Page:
The following was presented by an NSSA member at the meeting held on 17 December 2015.
In a Roxbury auction in February this year at Lot 1197 appeared an apparent polymer trial note produced by the CSIRO (top left). In VF condition with a pre-sale estimate of $5,000, it failed to sell. Similar notes with high estimates also failed to sell in an Edlins auction.
The note (top right) was purchased from an overseas auction by an Australian dealer. It is similar to the Roxbury note, but has an additional silver square panel or OVD (Optically Variable Device). Another note seen has a different-shaped OVD.
On the website of Western Australian dealer Sterling & Currency is a story about the origins of these notes described on the CSIRO website.
The CSIRO has spent many years developing polymer notes and is credited with the technology that resulted in the current New Note Series Australian polymer banknotes issued by the Reserve Bank of Australia.
The notes illustrated show obvious signs of wear simulating public circulation. Their conditions are believed to have been influenced by a machine developed by the CSIRO called a Turbula. Trial notes are placed in this machine and subjected to abrasives, chemicals and even imitation sweat to test their durability.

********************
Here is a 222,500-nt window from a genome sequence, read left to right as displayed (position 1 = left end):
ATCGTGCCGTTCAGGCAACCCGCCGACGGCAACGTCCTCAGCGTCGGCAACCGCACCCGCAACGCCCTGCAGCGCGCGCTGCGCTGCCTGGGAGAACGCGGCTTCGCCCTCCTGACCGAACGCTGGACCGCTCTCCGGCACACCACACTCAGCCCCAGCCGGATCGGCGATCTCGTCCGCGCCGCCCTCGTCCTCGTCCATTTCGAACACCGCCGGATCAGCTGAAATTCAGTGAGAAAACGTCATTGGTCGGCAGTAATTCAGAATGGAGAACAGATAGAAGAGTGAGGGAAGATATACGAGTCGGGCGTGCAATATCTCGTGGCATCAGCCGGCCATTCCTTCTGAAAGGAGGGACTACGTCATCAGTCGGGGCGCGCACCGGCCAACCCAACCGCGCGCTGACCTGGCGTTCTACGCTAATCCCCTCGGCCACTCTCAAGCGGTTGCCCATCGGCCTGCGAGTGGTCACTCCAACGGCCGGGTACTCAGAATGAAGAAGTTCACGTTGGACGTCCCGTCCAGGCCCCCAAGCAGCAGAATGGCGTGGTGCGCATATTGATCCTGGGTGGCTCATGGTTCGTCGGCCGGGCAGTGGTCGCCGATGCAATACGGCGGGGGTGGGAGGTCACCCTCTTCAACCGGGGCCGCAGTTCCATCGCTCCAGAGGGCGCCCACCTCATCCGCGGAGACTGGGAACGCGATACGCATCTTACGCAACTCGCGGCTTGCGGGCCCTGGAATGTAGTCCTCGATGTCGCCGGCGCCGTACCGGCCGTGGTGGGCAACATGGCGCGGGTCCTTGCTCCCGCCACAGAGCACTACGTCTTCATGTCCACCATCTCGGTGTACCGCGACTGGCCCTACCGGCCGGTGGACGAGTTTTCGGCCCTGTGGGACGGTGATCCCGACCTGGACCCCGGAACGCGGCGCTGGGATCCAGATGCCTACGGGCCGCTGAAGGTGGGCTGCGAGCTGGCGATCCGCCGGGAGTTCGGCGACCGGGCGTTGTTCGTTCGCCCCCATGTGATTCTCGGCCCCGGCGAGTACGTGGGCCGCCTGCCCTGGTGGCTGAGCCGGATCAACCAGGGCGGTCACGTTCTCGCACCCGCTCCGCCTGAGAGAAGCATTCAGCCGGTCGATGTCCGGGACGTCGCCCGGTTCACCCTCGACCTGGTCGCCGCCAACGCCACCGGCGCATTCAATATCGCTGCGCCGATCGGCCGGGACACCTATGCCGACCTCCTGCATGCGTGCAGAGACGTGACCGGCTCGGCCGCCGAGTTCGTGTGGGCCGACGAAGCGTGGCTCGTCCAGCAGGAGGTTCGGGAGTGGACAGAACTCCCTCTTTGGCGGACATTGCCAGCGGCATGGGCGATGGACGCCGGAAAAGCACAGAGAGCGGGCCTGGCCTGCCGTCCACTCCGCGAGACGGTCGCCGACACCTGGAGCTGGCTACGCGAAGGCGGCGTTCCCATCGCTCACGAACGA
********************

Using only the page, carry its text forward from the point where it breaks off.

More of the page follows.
It is thought that over a million trial notes of various denominations and designs have been printed by the CSIRO to test them under commercial production conditions. Only a few have been located outside of that institution, resulting in high asking prices. If such notes were be released in large numbers, they would become an affordable welcome addition to the collections of Australian banknote enthusiasts,
demonstrating one of the many phases of the evolution of polymer banknote technology.